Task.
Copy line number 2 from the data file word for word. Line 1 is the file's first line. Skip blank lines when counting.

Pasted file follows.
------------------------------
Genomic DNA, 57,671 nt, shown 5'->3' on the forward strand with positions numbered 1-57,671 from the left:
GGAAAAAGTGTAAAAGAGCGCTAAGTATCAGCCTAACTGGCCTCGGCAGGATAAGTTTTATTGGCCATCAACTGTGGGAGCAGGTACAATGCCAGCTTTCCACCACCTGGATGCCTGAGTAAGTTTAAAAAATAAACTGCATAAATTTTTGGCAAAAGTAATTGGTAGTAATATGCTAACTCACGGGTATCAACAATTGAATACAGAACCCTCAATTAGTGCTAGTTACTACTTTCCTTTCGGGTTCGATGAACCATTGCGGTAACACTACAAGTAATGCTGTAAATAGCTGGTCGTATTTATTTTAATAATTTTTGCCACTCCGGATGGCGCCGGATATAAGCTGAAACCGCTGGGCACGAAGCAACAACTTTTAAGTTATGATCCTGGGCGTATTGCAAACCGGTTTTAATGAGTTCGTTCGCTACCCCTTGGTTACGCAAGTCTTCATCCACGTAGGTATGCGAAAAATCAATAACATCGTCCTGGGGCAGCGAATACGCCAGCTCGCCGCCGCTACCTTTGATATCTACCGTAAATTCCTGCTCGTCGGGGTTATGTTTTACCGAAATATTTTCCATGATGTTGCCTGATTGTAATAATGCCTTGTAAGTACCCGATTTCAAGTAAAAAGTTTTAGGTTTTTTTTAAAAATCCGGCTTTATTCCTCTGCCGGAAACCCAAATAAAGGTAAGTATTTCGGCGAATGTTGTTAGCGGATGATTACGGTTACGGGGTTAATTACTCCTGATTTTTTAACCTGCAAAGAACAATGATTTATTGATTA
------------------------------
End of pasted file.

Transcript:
GGAAAAAGTGTAAAAGAGCGCTAAGTATCAGCCTAACTGGCCTCGGCAGGATAAGTTTTATTGGCCATCAACTGTGGGAGCAGGTACAATGCCAGCTTTCCACCACCTGGATGCCTGAGTAAGTTTAAAAAATAAACTGCATAAATTTTTGGCAAAAGTAATTGGTAGTAATATGCTAACTCACGGGTATCAACAATTGAATACAGAACCCTCAATTAGTGCTAGTTACTACTTTCCTTTCGGGTTCGATGAACCATTGCGGTAACACTACAAGTAATGCTGTAAATAGCTGGTCGTATTTATTTTAATAATTTTTGCCACTCCGGATGGCGCCGGATATAAGCTGAAACCGCTGGGCACGAAGCAACAACTTTTAAGTTATGATCCTGGGCGTATTGCAAACCGGTTTTAATGAGTTCGTTCGCTACCCCTTGGTTACGCAAGTCTTCATCCACGTAGGTATGCGAAAAATCAATAACATCGTCCTGGGGCAGCGAATACGCCAGCTCGCCGCCGCTACCTTTGATATCTACCGTAAATTCCTGCTCGTCGGGGTTATGTTTTACCGAAATATTTTCCATGATGTTGCCTGATTGTAATAATGCCTTGTAAGTACCCGATTTCAAGTAAAAAGTTTTAGGTTTTTTTTAAAAATCCGGCTTTATTCCTCTGCCGGAAACCCAAATAAAGGTAAGTATTTCGGCGAATGTTGTTAGCGGATGATTACGGTTACGGGGTTAATTACTCCTGATTTTTTAACCTGCAAAGAACAATGATTTATTGATTA